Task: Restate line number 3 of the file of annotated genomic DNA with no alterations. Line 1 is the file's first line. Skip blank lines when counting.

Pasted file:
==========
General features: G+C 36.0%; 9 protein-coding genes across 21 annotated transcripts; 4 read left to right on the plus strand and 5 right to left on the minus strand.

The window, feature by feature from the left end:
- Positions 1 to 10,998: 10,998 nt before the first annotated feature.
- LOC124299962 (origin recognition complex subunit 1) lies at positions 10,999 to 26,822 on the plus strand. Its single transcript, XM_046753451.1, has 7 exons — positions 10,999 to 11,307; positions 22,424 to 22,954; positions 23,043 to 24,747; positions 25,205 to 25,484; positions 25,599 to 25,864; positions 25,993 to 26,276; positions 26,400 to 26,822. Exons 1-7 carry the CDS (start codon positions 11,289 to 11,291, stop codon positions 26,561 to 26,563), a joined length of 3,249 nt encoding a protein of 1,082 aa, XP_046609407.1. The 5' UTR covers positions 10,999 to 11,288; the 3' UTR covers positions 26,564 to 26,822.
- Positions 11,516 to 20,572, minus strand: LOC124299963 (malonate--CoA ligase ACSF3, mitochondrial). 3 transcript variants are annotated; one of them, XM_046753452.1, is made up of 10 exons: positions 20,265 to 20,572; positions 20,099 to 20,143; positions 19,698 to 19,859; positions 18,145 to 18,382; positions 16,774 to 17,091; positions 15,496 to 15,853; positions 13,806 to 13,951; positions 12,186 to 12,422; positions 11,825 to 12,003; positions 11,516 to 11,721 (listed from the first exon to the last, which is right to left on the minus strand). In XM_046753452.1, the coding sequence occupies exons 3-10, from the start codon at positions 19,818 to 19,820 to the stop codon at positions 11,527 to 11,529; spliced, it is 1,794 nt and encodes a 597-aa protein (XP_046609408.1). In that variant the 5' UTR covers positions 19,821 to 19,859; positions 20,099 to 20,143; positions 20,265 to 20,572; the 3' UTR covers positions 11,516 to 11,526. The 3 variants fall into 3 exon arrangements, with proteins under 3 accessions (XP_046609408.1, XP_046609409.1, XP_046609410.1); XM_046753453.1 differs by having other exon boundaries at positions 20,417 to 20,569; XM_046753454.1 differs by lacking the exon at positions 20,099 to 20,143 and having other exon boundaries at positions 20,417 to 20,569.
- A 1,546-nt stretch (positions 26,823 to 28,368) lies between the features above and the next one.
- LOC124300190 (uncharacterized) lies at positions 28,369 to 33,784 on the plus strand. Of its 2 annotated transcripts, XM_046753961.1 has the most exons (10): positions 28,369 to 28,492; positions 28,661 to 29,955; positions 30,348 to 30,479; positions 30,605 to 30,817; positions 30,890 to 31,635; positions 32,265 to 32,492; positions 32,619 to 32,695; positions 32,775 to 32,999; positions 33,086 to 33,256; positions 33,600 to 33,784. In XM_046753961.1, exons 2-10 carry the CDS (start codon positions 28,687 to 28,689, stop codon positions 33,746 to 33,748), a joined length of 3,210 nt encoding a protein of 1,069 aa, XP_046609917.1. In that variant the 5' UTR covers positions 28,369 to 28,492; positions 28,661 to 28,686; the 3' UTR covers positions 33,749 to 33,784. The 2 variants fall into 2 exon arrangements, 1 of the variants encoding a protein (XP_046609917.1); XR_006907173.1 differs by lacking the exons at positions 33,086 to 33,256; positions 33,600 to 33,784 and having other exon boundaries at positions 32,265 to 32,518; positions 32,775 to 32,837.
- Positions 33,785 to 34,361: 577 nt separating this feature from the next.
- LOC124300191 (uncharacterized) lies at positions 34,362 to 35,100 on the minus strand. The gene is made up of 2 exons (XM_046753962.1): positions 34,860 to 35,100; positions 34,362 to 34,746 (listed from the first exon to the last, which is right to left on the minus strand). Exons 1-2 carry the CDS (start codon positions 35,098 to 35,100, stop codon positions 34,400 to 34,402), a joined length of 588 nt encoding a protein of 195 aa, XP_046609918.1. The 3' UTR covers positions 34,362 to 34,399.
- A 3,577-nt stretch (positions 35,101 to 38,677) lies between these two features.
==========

- Positions 1 to 10,998: 10,998 nt before the first annotated feature.